However, as in any aspect of life, you need to consider what will happen if things go wrong. Every person in the world has a different personality, things in their lives change, so you need to consider what will happen if that occurs to ensure the continued operation of your business. A shareholders’ and/or unitholders’ agreement is a crucial document that needs to be carefully considered during this phase of the Business Legal Lifecycle. Properly drafted, the agreement will set out the expectations of the parties, the rights and responsibilities of each of the parties, and what happens at the end of the business venture or if there is a dispute.
Generally, the matters considered in a shareholder and/or unitholders’ agreement are matters that are not dealt with by a company’s constitution or trust deeds, such as (this is not an exhaustive list):
As stated above, some points may not be applicable to certain businesses and owners.
The purpose of this list, however, is to emphasise that drafting this type of agreement requires a great deal of care, consideration and professional advice. A properly drafted agreement will set out the rights and obligations of all parties concerned.
An example where such an agreement was used was for an accounting practice which had been in operation for over 10 years with a sole owner. The owner had built the business into a well-oiled machine with a number of employees, one of whom decided that they wanted to buy into the business and the original business owner saw this as a good succession plan. The parties engaged our firm to draft a comprehensive shareholders’ agreement that set out a very clear and concise process for the parties to run the business and a procedure for when the business was to cease. In the event where there is a dispute between the parties then they have a clear exit path and whilst the business continues to operate, the business partners have a clear understanding of what they are doing and where they are going. Had a proper agreement not been in place they could not have had this reassurance that in the event of a dispute, they are Protected.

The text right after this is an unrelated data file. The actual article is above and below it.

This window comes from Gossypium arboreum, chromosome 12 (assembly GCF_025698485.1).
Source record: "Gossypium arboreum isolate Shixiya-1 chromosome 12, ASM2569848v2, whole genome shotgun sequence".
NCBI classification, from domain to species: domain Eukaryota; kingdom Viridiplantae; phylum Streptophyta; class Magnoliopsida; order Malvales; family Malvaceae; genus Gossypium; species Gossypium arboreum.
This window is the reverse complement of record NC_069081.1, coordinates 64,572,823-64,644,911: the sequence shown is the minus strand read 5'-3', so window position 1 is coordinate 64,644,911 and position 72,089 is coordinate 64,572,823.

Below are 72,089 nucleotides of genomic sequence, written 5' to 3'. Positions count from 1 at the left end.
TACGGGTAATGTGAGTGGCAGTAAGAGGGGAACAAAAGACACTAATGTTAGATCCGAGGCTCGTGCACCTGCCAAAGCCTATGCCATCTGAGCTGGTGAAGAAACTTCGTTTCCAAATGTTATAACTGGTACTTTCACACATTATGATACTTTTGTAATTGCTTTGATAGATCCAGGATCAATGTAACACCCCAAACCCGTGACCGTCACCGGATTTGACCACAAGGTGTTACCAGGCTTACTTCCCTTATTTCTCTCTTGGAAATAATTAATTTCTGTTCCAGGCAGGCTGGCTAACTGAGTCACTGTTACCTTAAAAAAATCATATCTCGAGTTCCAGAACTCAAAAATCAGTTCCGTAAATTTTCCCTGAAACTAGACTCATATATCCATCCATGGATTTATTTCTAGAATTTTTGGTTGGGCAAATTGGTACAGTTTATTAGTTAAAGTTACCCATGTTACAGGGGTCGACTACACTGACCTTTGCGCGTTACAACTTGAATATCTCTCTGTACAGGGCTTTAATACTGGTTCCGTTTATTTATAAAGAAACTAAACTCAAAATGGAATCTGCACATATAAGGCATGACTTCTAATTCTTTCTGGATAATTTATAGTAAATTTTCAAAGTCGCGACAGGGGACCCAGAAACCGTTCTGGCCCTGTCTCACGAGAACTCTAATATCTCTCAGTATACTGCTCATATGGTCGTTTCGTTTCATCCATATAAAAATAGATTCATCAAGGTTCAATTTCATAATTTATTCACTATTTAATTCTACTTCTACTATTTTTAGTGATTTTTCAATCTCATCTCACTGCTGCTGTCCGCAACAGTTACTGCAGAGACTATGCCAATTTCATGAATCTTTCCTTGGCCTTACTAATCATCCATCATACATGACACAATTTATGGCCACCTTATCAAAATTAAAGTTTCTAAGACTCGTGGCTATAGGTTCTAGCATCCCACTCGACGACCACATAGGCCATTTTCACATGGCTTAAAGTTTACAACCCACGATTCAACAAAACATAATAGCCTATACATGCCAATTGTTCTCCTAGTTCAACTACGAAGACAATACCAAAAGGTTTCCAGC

The term ‘joint venture’ is generally used where at least two parties enter into a partnership but do not want to incorporate a separate structure such as a company or unit trust. This type of arrangement is very common in property investment or speculative ventures.
Given the nature of a joint venture and its close relationship to a company/unit trust structure, many of the considerations that I discussed above in section 6.3 apply to a joint venture type of agreement, the most important features being:
I have seen many cases where proper consideration was not given to these documents to the detriment of all of the parties to the joint venture’s investment. One such example is of a property developer who decided to enter into a joint venture with a third party with whom they had never done any work previously. The joint venture was for the purchase of land, to then obtain development approval on that land to construct a 30 storey building, and then to sell the property on to a third party as they had no experience in building that type of construction. We were approached by one of the joint venturers after it became apparent that the other joint venturer had decided that they no longer wanted to sell the property but wanted to construct the 30 storey building. This was despite the fact that neither of the joint venturers had put up any capital, neither had any significant equity in their properties, and neither had ever constructed anything more than a house previously. As there was no agreement in writing though, a dispute arose over what the intentions of the parties, and there was no mechanism to easily resolve a dispute. Therefore, the parties engaged in protracted litigation and lost tens of thousands of dollars in attempting to resolve their dispute. Had they simply discussed the outcome and direction at the beginning of their joint venture, this would not have occurred and a clear path would have been set. It is also likely that they would not have entered into the relationship to begin with as they clearly had different ideas of the ultimate outcome of the project.
Obtaining advice in relation to this type of agreement is also crucial. Getting the right advice from your lawyer, accountant and other business advisors will mean that you save yourself a lot of problems and costs in the future.
Before you set up a structure and draft documentation for third party investment you need to have your business processes and procedures in place to ensure you successfully navigate your way through this phase. You are also acknowledging the strength of what you have put in place for the future of your business. The next phase of the Business Legal Lifecycle is to focus on business expansion.
Questions to ask before you progress to the next phase:
How can you invest in an aspect of your business to maximise your returns?
Do you have sufficient systems and procedures in place?
Have you identified another market for your business?
Have you properly documented any agreement with an investor in your business?